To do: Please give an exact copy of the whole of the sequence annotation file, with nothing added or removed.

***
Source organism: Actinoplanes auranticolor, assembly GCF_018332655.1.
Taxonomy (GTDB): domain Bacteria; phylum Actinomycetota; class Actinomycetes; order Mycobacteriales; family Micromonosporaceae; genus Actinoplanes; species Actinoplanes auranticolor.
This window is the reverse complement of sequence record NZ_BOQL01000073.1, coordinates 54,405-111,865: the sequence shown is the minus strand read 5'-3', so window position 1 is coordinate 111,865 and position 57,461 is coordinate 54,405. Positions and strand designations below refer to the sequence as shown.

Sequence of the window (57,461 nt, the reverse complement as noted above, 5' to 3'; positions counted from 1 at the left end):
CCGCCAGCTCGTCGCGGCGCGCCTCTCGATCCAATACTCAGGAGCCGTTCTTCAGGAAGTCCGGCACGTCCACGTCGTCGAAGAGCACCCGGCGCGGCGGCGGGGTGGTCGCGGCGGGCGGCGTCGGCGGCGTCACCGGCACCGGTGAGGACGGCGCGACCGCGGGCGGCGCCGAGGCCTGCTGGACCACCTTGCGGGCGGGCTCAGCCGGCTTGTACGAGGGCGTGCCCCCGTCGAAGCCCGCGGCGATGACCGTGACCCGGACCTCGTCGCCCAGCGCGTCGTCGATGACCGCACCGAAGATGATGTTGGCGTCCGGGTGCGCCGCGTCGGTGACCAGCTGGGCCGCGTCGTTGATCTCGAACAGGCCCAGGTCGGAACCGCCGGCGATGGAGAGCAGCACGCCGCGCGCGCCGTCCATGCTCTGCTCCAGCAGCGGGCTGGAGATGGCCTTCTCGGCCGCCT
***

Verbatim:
Source organism: Actinoplanes auranticolor, assembly GCF_018332655.1.
Taxonomy (GTDB): domain Bacteria; phylum Actinomycetota; class Actinomycetes; order Mycobacteriales; family Micromonosporaceae; genus Actinoplanes; species Actinoplanes auranticolor.
This window is the reverse complement of sequence record NZ_BOQL01000073.1, coordinates 54,405-111,865: the sequence shown is the minus strand read 5'-3', so window position 1 is coordinate 111,865 and position 57,461 is coordinate 54,405. Positions and strand designations below refer to the sequence as shown.

Sequence of the window (57,461 nt, the reverse complement as noted above, 5' to 3'; positions counted from 1 at the left end):
CCGCCAGCTCGTCGCGGCGCGCCTCTCGATCCAATACTCAGGAGCCGTTCTTCAGGAAGTCCGGCACGTCCACGTCGTCGAAGAGCACCCGGCGCGGCGGCGGGGTGGTCGCGGCGGGCGGCGTCGGCGGCGTCACCGGCACCGGTGAGGACGGCGCGACCGCGGGCGGCGCCGAGGCCTGCTGGACCACCTTGCGGGCGGGCTCAGCCGGCTTGTACGAGGGCGTGCCCCCGTCGAAGCCCGCGGCGATGACCGTGACCCGGACCTCGTCGCCCAGCGCGTCGTCGATGACCGCACCGAAGATGATGTTGGCGTCCGGGTGCGCCGCGTCGGTGACCAGCTGGGCCGCGTCGTTGATCTCGAACAGGCCCAGGTCGGAACCGCCGGCGATGGAGAGCAGCACGCCGCGCGCGCCGTCCATGCTCTGCTCCAGCAGCGGGCTGGAGATGGCCTTCTCGGCCGCCT